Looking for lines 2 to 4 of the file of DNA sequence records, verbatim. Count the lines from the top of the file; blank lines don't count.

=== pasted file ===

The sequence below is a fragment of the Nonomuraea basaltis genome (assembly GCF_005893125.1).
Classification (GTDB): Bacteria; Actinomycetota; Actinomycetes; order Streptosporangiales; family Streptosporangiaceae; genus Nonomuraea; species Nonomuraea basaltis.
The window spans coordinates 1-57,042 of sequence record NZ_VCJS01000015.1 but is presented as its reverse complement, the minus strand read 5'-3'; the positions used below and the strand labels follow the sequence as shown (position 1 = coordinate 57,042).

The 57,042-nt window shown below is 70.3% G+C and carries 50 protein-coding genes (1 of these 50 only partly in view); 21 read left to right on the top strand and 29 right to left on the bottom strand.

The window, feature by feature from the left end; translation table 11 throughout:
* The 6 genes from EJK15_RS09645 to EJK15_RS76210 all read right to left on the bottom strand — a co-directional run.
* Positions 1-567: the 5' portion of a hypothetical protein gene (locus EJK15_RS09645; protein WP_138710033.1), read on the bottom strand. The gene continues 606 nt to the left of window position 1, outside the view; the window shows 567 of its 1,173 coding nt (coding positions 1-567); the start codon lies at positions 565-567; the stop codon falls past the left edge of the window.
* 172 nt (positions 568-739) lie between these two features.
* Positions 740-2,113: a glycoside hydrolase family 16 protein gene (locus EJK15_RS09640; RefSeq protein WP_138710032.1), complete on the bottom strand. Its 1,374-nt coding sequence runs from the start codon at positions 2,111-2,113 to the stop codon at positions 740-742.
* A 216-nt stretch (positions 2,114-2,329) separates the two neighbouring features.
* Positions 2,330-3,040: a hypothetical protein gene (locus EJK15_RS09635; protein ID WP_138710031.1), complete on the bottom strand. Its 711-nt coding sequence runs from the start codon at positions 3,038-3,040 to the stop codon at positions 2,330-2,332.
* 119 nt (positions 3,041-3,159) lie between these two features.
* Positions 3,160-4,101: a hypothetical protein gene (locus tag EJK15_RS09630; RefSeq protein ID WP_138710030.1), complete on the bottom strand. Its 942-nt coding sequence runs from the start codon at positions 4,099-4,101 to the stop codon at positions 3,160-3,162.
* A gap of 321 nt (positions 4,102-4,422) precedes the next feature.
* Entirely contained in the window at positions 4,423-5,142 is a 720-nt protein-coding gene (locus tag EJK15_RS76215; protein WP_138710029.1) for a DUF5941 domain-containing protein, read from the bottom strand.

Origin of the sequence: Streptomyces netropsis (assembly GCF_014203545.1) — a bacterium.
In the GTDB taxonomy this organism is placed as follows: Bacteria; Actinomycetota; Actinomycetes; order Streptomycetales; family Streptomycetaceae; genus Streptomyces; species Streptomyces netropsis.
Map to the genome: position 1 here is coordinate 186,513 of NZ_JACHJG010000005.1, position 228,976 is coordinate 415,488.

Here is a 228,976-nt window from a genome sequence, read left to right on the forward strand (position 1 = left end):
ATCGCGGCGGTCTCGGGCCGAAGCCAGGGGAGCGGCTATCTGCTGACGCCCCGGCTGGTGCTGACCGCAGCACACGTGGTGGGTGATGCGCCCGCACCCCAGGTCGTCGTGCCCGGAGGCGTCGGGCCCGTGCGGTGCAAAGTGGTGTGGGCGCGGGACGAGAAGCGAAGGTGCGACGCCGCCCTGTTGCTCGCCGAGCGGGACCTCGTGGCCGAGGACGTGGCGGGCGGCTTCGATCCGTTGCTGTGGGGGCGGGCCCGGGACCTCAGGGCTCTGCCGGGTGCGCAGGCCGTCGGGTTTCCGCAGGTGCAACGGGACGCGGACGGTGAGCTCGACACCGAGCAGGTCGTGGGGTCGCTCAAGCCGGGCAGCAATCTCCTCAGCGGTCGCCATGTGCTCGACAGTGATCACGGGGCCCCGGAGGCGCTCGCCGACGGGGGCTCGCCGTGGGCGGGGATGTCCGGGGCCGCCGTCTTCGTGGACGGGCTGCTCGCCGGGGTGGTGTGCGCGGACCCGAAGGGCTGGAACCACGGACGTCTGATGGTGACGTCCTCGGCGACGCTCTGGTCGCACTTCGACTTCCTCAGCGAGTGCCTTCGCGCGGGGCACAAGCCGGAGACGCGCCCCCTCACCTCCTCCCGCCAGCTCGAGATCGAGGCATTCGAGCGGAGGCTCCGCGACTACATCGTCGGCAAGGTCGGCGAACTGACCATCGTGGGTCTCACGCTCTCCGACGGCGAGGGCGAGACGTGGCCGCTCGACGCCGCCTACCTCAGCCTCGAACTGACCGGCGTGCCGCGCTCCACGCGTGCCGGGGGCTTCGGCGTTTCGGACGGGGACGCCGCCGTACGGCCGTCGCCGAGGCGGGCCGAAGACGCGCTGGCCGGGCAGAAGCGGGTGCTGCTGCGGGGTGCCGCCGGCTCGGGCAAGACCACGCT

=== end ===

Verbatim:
Classification (GTDB): Bacteria; Actinomycetota; Actinomycetes; order Streptosporangiales; family Streptosporangiaceae; genus Nonomuraea; species Nonomuraea basaltis.
The window spans coordinates 1-57,042 of sequence record NZ_VCJS01000015.1 but is presented as its reverse complement, the minus strand read 5'-3'; the positions used below and the strand labels follow the sequence as shown (position 1 = coordinate 57,042).

The 57,042-nt window shown below is 70.3% G+C and carries 50 protein-coding genes (1 of these 50 only partly in view); 21 read left to right on the top strand and 29 right to left on the bottom strand.